Microsoft has unveiled its first phone after completing its takeover of Nokia's handset division - and the device is powered by Android. The operating system, developed by Google, is usually seen as a rival to Microsoft's own Windows Phone OS. Microsoft said the Nokia X2 offered it a way to hook users into its cloud-based services, several of which come pre-installed as apps.
One expert said the alternative would have been leaving "money on the table". "I still find it astounding that Microsoft is making Android phones, but there seems to be a steely determination to take a more open approach for the greater good of the whole company rather than just the Windows Phone platform," said Ben Wood, from the telecoms consultancy CCS Insight.
"If they don't do this, then someone else is going to get the business.
"I also think it's a reflection of the fact that Nokia's budget Asha line of feature phones was unable to compete with entry-level Android mobiles."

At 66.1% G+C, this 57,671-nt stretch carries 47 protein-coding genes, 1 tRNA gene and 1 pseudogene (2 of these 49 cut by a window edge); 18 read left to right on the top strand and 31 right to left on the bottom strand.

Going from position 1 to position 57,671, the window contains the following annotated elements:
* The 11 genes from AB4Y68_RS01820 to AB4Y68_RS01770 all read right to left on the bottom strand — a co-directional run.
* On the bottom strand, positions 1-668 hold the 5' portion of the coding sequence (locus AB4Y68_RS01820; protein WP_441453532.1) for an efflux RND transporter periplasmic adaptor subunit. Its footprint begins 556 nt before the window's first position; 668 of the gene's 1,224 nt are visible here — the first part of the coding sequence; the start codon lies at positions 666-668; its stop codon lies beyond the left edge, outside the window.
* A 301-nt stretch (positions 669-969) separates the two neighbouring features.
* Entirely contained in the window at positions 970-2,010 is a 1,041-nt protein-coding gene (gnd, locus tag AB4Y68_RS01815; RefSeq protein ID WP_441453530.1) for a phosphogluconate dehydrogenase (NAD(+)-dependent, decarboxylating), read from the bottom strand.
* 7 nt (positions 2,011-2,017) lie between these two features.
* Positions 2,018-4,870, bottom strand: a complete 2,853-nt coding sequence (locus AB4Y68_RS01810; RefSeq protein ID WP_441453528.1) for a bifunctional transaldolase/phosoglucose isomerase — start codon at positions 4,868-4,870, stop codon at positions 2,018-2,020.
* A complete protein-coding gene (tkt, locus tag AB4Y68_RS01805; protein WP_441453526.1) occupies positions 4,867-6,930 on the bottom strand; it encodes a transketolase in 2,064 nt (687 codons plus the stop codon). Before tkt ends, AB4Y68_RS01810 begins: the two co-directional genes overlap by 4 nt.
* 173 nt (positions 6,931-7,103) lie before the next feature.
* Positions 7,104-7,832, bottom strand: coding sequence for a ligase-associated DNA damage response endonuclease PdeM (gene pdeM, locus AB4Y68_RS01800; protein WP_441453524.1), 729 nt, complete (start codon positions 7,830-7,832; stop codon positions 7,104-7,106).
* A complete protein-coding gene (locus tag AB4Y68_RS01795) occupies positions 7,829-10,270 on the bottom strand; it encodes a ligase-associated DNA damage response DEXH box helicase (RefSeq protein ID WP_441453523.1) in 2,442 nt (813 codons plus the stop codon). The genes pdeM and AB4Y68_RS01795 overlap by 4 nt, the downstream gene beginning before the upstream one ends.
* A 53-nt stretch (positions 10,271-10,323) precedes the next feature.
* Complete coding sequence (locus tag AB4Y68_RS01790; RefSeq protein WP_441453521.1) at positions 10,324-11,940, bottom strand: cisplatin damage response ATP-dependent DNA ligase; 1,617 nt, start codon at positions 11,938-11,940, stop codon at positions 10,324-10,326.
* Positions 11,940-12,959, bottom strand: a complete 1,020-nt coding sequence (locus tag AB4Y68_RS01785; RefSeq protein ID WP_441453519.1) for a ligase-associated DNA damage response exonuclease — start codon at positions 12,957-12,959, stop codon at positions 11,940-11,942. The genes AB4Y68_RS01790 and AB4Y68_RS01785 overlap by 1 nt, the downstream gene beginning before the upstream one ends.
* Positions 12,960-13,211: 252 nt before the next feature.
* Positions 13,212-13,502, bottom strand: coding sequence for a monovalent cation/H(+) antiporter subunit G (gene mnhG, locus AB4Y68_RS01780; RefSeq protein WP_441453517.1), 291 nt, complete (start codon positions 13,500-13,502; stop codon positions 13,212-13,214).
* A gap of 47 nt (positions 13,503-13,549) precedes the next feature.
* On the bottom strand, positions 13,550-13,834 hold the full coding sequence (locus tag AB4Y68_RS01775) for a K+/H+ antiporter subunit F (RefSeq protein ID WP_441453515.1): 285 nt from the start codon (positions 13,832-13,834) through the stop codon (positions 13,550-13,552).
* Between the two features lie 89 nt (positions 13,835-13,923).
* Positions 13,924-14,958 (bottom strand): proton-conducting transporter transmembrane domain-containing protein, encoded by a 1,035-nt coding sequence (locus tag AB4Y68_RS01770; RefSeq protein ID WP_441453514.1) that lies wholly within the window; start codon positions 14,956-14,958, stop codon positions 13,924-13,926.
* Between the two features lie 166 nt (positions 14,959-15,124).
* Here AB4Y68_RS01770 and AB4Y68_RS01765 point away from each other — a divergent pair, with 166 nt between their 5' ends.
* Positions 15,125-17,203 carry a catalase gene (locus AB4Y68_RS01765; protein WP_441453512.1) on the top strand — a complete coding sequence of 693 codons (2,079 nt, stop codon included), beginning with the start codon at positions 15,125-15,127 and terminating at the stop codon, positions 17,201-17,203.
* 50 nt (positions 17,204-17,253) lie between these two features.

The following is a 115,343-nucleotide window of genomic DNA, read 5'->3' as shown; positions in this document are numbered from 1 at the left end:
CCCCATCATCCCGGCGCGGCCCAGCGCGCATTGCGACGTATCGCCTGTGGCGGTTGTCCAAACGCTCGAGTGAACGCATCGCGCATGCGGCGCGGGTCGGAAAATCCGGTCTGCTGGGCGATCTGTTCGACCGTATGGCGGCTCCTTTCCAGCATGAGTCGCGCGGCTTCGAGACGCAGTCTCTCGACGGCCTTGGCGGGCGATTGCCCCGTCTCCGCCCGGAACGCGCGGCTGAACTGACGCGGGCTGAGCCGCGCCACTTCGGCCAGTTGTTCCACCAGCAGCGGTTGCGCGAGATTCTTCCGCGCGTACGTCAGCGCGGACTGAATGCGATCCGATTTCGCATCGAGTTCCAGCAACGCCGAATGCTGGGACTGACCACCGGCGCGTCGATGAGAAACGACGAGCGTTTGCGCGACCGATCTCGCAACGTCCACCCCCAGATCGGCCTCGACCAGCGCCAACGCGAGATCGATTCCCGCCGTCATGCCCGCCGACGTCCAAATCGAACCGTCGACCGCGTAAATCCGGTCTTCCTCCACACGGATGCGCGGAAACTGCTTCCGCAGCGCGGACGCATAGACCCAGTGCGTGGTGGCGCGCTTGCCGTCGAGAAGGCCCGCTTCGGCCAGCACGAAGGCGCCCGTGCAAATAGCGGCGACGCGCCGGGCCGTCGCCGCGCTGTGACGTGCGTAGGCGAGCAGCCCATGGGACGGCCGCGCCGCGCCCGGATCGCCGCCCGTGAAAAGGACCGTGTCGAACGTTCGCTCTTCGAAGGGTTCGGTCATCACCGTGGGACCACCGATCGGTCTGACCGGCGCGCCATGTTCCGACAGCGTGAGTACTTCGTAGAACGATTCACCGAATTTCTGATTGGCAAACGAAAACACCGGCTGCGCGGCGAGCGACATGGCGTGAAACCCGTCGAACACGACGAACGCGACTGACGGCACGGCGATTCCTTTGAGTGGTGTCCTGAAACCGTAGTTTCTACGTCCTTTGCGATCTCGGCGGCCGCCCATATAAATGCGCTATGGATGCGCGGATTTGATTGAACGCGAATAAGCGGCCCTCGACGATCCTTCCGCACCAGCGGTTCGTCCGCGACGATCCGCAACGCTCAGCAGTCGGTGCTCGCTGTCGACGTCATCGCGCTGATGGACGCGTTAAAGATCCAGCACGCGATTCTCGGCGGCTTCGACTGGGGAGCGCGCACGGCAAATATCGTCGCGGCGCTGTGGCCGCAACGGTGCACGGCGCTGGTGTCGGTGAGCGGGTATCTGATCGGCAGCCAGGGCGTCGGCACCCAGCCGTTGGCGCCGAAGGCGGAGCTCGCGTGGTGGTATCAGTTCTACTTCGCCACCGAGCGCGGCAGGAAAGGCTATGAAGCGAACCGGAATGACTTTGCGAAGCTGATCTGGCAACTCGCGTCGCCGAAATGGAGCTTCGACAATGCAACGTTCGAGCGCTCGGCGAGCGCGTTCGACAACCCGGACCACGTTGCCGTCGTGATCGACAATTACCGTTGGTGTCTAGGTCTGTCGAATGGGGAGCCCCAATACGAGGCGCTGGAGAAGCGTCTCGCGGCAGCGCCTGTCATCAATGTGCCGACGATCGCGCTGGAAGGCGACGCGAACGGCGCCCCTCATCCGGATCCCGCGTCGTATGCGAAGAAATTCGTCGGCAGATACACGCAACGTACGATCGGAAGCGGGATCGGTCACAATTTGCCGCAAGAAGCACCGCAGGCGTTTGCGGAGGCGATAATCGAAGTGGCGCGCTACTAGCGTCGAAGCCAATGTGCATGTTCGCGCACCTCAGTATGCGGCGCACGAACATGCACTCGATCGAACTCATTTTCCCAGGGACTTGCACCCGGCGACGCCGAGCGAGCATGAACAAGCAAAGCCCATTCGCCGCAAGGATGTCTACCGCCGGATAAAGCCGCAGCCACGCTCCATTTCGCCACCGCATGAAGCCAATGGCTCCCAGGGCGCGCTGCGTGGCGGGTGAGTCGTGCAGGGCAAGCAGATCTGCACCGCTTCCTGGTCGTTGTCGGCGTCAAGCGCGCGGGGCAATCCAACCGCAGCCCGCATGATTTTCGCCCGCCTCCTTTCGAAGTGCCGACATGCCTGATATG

Microsoft completed its takeover of Nokia's handset division on 25 April at a cost of 5.4bn euros ($7.4bn; £4.4bn).
· a slightly bigger 4.3in (11cm) screen
· 1GB of RAM - double the amount of memory previously included
· a more powerful battery
· the addition of a front-facing camera for selfies
It will cost 99 euro ($135; £80) when released in July.
Microsoft's video chat app Skype, its Outlook email service and its OneDrive internet storage apps all come pre-loaded.
The firm is also promoting some of its other apps - including Bing Search, the Yammer business-focused social network and the OneNote idea jotting service - as optional free downloads for the device.
"The whole idea of bringing more people into Microsoft Cloud through these services is the very core of the strategy," Jussi Nevanlinna, vice-president of mobile phones product marketing at Microsoft, told the BBC.